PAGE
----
Have you ever wondered what happens to that plastic bottle you’re throwing away? True, some of them will end up in a landfill but in many cases, it will never reach the landfill. Rather it will be separated from the rest of your trash and sent on its way to another purpose; perhaps a surprising purpose. In fact, it is a good possibility that the carpet you walk on, the sweater you’re wearing, the bag you take to the grocery store and a host of other products, just may have once been those plastic bottles you threw away last year.
Water, soda, dish washing liquid and various other plastic bottles we all use on a daily basis are made from a plastic compound called Polyethylene Teraphthalate; or PET. And all such PET bottles have a multitude of uses that many do not realize. However, before any of those other products can be manufactured from our discarded bottles, they must go through an elaborate process of sorting, washing, shredding, washing again in some cases, drying and granulating. And there are numerous methods to process the plastic based largely on the facility doing the processing.
A typical process to reclaim discarded bottles would be first to sort them based on color and sometimes on size. Once sorted, they need to be washed, however; washing them while in one piece is not the most advantageous method. Therefore, to facilitate the washing process, the bottles are likely shred into smaller pieces. A number of plastic shredders and plastic grinders can be used to do the job, such as those manufactured by Jordan Reduction Solutions. They make a wide variety of shredders to break down whole plastic and PET containers into smaller sizes that can then be sent to a wash station. Check out some of the videos on plastic shredding.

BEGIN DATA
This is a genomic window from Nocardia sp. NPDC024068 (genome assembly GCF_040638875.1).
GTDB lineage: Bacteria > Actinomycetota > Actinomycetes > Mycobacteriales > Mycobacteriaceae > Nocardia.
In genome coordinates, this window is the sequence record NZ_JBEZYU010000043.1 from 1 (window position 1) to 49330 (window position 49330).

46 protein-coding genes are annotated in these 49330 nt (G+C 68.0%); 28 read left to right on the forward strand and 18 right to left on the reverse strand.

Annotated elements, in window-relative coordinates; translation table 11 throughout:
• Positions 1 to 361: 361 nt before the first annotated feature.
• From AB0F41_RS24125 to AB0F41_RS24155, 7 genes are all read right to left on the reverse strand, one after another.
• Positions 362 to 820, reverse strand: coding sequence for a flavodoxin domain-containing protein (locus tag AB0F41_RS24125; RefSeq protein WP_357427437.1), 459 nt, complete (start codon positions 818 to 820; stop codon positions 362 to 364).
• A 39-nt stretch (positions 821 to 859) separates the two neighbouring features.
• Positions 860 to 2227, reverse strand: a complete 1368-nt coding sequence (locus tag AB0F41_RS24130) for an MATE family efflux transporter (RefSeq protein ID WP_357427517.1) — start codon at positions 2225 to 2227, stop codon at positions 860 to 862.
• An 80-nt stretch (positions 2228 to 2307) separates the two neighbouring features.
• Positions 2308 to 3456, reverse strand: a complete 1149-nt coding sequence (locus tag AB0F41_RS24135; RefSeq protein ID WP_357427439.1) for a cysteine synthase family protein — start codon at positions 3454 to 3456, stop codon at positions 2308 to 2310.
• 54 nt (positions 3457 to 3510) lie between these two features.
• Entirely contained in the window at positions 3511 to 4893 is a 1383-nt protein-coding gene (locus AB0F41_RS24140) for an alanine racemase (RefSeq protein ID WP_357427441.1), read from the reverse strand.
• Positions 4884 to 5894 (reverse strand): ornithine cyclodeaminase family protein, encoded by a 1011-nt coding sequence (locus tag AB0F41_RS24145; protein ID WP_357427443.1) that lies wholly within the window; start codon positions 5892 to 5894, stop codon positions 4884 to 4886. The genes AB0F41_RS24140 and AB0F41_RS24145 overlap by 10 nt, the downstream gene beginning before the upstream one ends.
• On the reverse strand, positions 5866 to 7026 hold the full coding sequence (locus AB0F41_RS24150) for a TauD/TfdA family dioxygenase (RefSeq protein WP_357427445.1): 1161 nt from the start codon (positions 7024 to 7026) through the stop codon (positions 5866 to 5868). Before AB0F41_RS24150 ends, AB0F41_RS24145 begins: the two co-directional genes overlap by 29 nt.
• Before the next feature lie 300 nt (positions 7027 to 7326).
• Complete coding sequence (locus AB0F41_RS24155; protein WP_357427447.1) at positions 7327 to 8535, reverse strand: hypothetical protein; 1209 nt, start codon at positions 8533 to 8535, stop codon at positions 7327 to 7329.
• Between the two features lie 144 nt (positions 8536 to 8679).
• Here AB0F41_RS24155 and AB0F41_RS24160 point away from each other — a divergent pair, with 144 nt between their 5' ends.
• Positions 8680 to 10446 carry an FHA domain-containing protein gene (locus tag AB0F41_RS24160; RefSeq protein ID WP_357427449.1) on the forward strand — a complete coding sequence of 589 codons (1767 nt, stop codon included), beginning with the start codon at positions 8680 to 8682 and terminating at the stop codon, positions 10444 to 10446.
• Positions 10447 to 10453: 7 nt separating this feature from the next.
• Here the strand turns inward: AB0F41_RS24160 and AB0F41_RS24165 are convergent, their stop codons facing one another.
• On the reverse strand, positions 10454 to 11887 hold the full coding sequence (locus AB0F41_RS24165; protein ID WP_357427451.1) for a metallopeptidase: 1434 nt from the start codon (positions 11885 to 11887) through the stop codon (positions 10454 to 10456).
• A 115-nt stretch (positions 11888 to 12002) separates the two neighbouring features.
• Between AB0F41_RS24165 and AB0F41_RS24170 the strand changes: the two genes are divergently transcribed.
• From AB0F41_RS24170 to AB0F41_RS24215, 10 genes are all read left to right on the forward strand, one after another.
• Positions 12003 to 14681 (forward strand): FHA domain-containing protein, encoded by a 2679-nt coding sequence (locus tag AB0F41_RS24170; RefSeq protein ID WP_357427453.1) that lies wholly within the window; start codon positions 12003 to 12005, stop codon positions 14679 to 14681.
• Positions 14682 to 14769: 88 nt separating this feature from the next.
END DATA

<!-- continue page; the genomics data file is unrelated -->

Once the bottles have been shred down to a size suitable for washing, they are still not yet suitable for processing into other goods. After shredding, the PET chips have to be washed to remove residue, labels and other contaminants. Once clean the PET chips are then ready for reducing to smaller particles called flake. Flake is normally produced in another size reduction machine called a granulator. A granulator is significantly different than a shredder. A shredder runs at a slow speed and is designed to produce a chip of various irregular sizes suitable to be washed. The granulator is a higher speed machine designed to produce a flake of specific size suitable for recycling into many of the products listed above. Here’s a good example of the type of granulator used in this application.
After the final granulation process the material may once again be washed and dried, however; at this point, it is ready for its semi-final destination. That destination being hundreds of manufacturers ready to receive the flake and turn it into the thousands of recycled products we use every day.